Python gzip – compress decompress

Filed Under: Python

Python gzip module provides a very simple way to compress and decompress files and work in a similar manner to GNU programs gzip and gunzip.

In this lesson, we will study what classes are present in this module which allows us to perform the mentioned operations along with the additional functions it provides.

Python gzip module

This module provides us with the Gzip class which contains some convenience functions like open(), compress() and decompress().

The advantage Gzip class provides us is that it reads and writes gzip files and automatically compresses and decompresses it so that in the program, they looks just like normal File objects.

It is important to remember that the other formats which are supported by the programs gzip and gunzip are not supported by this module.

Using gzip module

We will now start using the functions we mentioned to perform compression and decompression operations.

Writing Compressed Files with open()

We will start with the open() function which creates an instance of GzipFile and open the file with wb mode to write to a compressed file:


import gzip
import io
import os

output_file_name = 'jd_example.txt.gz'
file_mode = 'wb'

with gzip.open(output_file_name, file_mode) as output:
    with io.TextIOWrapper(output, encoding='utf-8') as encode:
        encode.write('We can write anything in the file here.\n')

print(output_file_name, 
        'contains', os.stat(output_file_name).st_size, 'bytes')
os.system('file -b --mime {}'.format(output_file_name))

Let’s see the output for this program:

python gzip compress

Python Gzip write to compressed file

To write to the compressed file, we first opened it in the wb mode and wrapped the GzipFile instance with a TextIOWrapper from the io module to encode Unicode text to bytes which is suitable for compression.

Writing multiple lines to compressed file

This time, we will use almost the same script as we used above but we will write multiple lines to it. Let’s look at the code how this can be achieved:


import gzip
import io
import os
import itertools

output_file_name = 'jd_example.txt.gz'
file_mode = 'wb'

with gzip.open(output_file_name, file_mode) as output:
    with io.TextIOWrapper(output, encoding='utf-8') as enc:
        enc.writelines(
            itertools.repeat('JournalDev, same line again and again!.\n', 10)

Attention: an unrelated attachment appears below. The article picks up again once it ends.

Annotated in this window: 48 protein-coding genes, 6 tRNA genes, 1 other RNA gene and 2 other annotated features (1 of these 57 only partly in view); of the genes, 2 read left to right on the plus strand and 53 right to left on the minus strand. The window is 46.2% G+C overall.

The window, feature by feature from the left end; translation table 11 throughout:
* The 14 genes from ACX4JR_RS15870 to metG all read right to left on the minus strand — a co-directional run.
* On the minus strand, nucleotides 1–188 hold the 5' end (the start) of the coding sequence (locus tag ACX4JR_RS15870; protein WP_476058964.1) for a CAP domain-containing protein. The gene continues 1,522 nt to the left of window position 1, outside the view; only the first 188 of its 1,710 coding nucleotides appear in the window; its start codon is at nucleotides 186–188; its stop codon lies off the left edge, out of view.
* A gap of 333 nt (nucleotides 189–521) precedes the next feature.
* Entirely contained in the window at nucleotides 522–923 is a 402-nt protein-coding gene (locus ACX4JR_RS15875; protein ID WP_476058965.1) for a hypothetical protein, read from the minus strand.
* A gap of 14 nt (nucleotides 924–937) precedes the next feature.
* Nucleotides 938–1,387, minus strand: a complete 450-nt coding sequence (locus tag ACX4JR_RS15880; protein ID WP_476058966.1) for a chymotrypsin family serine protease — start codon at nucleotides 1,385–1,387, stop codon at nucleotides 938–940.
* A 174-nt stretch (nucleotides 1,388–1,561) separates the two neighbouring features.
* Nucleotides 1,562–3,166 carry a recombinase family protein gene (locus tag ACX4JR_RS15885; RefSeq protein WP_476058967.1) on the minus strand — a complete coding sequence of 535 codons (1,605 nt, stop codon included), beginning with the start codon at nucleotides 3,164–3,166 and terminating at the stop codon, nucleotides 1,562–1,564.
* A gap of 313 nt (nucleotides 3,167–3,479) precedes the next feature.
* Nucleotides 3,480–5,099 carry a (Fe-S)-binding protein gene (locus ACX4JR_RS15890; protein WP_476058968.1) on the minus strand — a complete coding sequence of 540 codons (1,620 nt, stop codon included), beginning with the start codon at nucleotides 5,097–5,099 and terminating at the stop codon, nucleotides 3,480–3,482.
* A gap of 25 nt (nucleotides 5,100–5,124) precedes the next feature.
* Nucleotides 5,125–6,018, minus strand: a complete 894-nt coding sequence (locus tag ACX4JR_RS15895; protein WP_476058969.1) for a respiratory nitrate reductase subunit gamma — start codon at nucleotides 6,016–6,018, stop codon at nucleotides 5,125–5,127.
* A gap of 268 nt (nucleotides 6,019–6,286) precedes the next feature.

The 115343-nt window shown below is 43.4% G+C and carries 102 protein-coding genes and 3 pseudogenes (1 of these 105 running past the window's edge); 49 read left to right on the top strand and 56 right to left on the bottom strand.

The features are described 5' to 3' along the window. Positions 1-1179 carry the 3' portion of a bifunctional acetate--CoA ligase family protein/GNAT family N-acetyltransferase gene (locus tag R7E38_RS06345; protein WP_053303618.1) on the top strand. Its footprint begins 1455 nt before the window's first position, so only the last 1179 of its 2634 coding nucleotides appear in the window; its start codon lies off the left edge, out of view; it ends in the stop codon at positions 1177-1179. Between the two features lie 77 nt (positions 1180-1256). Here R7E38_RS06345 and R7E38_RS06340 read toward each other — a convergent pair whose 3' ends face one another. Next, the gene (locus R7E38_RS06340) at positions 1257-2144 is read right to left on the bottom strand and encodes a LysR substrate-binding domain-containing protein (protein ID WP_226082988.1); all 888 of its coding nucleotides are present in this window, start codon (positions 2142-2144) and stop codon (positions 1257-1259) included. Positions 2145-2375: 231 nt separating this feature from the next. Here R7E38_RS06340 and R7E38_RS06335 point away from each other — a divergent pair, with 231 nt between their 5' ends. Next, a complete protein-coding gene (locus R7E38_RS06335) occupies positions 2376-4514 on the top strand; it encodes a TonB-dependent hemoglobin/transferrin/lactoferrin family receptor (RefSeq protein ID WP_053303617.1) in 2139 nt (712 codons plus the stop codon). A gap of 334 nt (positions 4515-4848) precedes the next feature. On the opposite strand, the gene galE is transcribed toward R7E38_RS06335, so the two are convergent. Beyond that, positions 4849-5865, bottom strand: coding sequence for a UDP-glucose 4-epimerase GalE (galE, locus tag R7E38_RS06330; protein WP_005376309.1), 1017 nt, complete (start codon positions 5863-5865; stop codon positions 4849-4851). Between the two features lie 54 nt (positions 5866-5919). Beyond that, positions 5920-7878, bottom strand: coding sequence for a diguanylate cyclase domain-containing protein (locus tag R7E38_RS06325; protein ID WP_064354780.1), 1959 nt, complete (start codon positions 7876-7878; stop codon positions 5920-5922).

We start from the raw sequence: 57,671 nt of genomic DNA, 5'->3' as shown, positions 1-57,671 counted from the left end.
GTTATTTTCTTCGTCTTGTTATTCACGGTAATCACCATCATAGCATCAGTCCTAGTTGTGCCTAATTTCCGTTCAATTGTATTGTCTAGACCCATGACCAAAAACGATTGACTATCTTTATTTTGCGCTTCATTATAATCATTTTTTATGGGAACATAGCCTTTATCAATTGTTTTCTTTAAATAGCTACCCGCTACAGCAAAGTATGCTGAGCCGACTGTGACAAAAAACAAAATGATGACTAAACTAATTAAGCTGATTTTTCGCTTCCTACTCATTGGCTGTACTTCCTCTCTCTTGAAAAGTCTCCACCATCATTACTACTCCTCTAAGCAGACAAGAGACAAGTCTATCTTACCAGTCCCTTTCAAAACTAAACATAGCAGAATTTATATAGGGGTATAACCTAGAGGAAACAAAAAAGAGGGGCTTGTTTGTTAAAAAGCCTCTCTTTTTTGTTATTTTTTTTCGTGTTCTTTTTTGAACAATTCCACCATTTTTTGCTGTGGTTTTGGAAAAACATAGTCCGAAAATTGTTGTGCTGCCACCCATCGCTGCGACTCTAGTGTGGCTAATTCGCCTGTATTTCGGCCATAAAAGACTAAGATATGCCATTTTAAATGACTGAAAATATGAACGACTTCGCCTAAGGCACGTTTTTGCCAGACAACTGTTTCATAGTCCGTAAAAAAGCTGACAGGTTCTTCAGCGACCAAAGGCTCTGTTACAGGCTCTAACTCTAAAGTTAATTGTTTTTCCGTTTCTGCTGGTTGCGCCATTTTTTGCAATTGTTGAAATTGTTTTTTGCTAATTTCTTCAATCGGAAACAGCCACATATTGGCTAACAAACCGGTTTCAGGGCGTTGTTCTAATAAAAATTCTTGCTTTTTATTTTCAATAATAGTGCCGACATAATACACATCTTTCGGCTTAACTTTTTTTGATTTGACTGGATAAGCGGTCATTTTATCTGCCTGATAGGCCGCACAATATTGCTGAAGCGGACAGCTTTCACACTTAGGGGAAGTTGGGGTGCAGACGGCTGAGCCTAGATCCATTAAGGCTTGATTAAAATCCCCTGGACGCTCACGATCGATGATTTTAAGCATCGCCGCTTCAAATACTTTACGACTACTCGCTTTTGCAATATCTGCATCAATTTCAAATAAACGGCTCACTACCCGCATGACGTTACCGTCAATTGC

)

os.system('gzcat jd_example.txt.gz')

Let’s see the output for this program:

python gzip compress multiple files

Writing multiple lines to compressed file

Reading Compressed Data

Now that we’re done with the file writing process, we can read data form the compressed file as well. We will now use another file mode, which is rb, read mode.


import gzip
import io
import os

read_file_name = 'jd_example.txt.gz'
file_mode = 'rb'

with gzip.open(read_file_name, file_mode) as input_file:
    with io.TextIOWrapper(input_file, encoding='utf-8') as dec:
        print(dec.read())

Let’s see the output for this program:

python gzip open file

Read compressed file

Notice that there was nothing special we did here with Gzip apart form passing it a different file mode. The reading process is done by the TextIOWrapper which uses as File object which is provided by the gzip module.

Reading Streams

Another big advantage gzip module offers is that it can be used to wrap other types of streams as well so they can make use of compression too. This is extremely useful when you want to transmit a lot of data over web sockets.

Let’s see how we can compress and decompress stream data:


import gzip
from io import BytesIO
import binascii

write_mode = 'wb'
read_mode = 'rb'

uncompressed = b'Reiterated line n times.\n' * 8
print('Uncompressed Data:', len(uncompressed))
print(uncompressed)

buf = BytesIO()
with gzip.GzipFile(mode=write_mode, fileobj=buf) as file:
    file.write(uncompressed)

compressed = buf.getvalue()
print('Compressed Data:', len(compressed))
print(binascii.hexlify(compressed))

inbuffer = BytesIO(compressed)
with gzip.GzipFile(mode=read_mode, fileobj=inbuffer) as file:
    read_data = file.read(len(uncompressed))

print('\nReading it again:', len(read_data))
print(read_data)

Let’s see the output for this program:

python gzip stream

Read Stream

Notice that while writing, we didn’t have to provide any length parameters. But this wasn’t the case when we re-read the data. We had to pass the length to read() function explicitly.

Conclusion

In this lesson, we studied Python gzip module which can be used to read and write to compressed files with a big advantage that the modules makes the compressed file looks like just a normal File object.

Reference: API Doc

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